In war on terror, Trump plays two roles
agents. He would wave papers saying that he had a list of communist agents serving in the State Department, but never actually showed the list to anyone. He also charged, after the election, that George C. Marshall, who served as chief of staff of the U.S. Army during World War II and then secretary of defense and state, was himself a communist agent. McCarthy had a huge following. The apparent failure of the United States had to be explained. The Korean War wasn’t going well, casualties mounted and by the time of the election, it was a stalemate. Using nuclear weapons had been rejected. The Soviets had set up puppet regimes in eastern Europe and there were large communist parties in France and Italy, while communist-driven civil wars had been fought in Greece and Turkey. In addition, there was a wave of strikes in the United States. In one strike, Truman drafted all railway men into the Army to keep the trains running – a move that some perceived as having communist overtones. Given the tensions, the case that communists had influenced Franklin D. Roosevelt when he met with the leaders of the U.K. and Soviet Union in Yalta and had weakened the United States everywhere was persuasive.
McCarthy’s opponents saw him as a fascist and believed he was trying to drive liberals out of government and into prison. Some of his opponents also believed that there was no communist threat and that it had been manufactured by McCarthy’s ambition to impose a reign of terror in the United States. The fact that the Soviet Union was ruled by Josef Stalin did not give them pause. McCarthy made it all up, they asserted. And McCarthy used the criticism to demonstrate that his critics were communists.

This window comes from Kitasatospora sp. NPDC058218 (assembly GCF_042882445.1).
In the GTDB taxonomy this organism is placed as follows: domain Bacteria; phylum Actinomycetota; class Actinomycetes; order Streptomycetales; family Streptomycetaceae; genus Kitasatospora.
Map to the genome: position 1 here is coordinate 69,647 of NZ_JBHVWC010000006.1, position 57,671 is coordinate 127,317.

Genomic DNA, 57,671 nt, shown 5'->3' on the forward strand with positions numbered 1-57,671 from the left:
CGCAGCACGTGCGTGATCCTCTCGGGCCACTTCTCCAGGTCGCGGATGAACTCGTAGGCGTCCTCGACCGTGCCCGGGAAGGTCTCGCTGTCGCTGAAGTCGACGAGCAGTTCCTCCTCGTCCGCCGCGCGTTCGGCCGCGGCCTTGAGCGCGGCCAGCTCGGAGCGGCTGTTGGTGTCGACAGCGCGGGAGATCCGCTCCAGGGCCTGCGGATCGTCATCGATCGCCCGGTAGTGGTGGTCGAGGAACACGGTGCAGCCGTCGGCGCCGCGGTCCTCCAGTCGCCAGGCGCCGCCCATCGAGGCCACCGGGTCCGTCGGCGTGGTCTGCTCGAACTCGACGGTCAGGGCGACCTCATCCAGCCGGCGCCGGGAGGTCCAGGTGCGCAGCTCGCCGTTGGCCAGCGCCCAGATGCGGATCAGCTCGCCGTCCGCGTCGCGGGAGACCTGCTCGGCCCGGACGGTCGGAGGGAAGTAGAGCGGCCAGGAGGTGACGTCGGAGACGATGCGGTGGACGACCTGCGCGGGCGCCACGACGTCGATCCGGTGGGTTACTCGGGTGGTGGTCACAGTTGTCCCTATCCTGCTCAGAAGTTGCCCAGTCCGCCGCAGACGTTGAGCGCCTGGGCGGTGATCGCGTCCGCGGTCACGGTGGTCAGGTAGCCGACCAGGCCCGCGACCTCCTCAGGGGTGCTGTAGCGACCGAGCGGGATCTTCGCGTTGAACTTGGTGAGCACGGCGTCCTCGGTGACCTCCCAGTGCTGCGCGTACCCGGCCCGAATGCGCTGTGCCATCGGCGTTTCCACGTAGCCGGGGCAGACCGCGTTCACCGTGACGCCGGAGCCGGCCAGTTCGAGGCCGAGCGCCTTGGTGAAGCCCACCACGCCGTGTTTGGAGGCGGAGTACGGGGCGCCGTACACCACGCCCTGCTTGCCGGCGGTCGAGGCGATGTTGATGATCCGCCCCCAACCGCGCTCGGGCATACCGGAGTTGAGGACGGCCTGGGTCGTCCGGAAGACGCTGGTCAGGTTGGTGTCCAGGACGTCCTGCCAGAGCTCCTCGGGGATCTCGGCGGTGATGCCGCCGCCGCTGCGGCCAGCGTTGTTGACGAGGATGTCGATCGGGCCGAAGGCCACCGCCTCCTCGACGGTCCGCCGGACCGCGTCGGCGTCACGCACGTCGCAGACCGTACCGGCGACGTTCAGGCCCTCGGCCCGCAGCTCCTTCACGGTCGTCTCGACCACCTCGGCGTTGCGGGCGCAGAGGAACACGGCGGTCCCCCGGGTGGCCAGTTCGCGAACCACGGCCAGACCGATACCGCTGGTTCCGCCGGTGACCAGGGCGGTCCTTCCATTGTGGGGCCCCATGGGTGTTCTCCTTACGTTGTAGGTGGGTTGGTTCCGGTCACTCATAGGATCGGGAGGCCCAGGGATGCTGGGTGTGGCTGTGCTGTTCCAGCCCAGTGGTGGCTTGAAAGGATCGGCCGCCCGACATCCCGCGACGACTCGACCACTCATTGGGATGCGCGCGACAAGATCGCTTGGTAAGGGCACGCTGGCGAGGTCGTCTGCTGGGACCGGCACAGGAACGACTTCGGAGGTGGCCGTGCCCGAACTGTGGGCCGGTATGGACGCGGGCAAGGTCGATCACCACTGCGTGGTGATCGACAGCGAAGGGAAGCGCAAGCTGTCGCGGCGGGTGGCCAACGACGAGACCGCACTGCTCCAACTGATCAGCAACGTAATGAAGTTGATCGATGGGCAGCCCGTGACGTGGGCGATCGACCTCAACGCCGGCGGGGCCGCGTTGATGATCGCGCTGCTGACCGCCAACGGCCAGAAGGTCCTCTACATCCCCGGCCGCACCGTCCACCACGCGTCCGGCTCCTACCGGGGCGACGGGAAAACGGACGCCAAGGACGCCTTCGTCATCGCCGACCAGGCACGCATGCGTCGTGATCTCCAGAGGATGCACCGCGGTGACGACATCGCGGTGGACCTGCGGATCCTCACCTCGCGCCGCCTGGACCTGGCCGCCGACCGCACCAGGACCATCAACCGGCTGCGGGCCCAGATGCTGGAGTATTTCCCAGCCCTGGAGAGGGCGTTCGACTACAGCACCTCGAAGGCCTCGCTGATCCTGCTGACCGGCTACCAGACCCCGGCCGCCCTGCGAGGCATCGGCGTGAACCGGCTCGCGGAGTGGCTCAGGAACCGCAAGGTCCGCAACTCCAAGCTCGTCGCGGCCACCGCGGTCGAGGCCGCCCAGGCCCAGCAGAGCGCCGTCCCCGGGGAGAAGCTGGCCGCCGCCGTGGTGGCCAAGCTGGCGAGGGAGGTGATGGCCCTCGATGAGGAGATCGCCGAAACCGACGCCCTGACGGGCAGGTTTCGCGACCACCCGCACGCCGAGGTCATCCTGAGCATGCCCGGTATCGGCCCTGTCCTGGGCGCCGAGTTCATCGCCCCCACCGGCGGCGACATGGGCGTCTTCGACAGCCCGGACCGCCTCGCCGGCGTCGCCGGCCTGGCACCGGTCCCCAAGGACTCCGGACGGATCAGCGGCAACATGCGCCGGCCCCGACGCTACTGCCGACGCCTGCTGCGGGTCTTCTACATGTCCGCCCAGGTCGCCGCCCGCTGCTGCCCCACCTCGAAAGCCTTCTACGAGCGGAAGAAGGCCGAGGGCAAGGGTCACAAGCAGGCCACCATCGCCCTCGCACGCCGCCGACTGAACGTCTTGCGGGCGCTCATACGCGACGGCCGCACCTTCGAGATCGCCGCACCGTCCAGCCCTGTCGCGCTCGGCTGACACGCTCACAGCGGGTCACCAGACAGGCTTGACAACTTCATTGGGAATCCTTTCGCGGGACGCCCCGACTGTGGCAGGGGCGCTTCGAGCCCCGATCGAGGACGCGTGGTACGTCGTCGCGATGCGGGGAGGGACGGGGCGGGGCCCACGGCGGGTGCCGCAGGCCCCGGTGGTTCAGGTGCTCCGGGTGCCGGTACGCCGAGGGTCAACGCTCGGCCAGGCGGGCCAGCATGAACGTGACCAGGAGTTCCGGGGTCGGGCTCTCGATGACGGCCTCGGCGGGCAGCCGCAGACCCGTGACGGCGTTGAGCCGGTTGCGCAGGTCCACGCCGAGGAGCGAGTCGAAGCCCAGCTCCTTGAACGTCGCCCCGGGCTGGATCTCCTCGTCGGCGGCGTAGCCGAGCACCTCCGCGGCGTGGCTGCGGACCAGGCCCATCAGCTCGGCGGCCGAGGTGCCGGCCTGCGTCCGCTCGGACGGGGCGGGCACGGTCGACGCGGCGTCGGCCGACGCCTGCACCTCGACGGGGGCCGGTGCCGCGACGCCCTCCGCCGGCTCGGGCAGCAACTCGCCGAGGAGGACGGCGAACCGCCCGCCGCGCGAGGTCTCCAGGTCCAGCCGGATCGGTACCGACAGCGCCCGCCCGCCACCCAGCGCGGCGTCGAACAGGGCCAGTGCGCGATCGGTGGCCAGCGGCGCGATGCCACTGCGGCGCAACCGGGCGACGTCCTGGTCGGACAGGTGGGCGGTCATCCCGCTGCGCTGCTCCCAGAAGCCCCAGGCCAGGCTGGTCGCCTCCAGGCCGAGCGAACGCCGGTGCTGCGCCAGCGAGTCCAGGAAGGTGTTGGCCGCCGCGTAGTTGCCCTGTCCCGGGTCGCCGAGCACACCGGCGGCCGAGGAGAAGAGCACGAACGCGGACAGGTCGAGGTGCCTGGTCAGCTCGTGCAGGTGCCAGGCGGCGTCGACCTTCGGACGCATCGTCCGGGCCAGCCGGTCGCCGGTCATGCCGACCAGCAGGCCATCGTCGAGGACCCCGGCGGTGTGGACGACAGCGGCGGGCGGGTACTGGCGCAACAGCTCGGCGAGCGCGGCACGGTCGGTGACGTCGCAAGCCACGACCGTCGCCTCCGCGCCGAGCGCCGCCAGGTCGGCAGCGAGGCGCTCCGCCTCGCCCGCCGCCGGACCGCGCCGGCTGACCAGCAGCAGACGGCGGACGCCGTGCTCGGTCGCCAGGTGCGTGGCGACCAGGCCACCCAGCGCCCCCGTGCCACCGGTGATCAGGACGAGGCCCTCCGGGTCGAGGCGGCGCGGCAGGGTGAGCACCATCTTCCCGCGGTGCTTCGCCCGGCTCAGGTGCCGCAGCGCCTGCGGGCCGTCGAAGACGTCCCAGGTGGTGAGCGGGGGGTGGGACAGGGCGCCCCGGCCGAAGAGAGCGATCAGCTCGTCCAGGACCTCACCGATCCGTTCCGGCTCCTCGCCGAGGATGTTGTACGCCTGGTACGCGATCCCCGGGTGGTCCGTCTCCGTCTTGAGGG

This was the framework in which the 1952 election took place, and lest you believe I am exaggerating, the reality was ten times as intense. The United States was being torn apart between the fear that the U.S. had fallen under the control of the communists and the left’s view that McCarthy was part of a fascist plot. Eisenhower and Stevenson were nominated at a time when primaries didn’t dominate the landscape, so the party bosses picked two candidates who were relatively moderate. But the country was likely more divided then than today, kept in check by centrist and credible candidates.
The country was even more divided in 1968. The leading candidate of the Democratic Party, Robert Kennedy, was assassinated on the night he won the California primary. This happened two months after Martin Luther King Jr. was shot. The tensions over the Vietnam War had reached a boiling point. The Democratic convention was held in Chicago with 10,000 demonstrators as well as police and national guards in the streets. There were over a thousand injuries, and police raided the offices of Eugene McCarthy, a candidate for the Democratic nomination, and arrested his staff.
The anti-war movement was powerful, but it went beyond being an anti-war movement. A large part of it morphed into a movement arguing that the Vietnam War was not only an imperialist war but a war fought to generate cash and support the economy. Others went further, claiming that the United States was utterly corrupt and a revolution was needed to redeem it. Had this been simply an anti-war movement, it might have won over the public. But it became an attack on American life – or else appeared to be.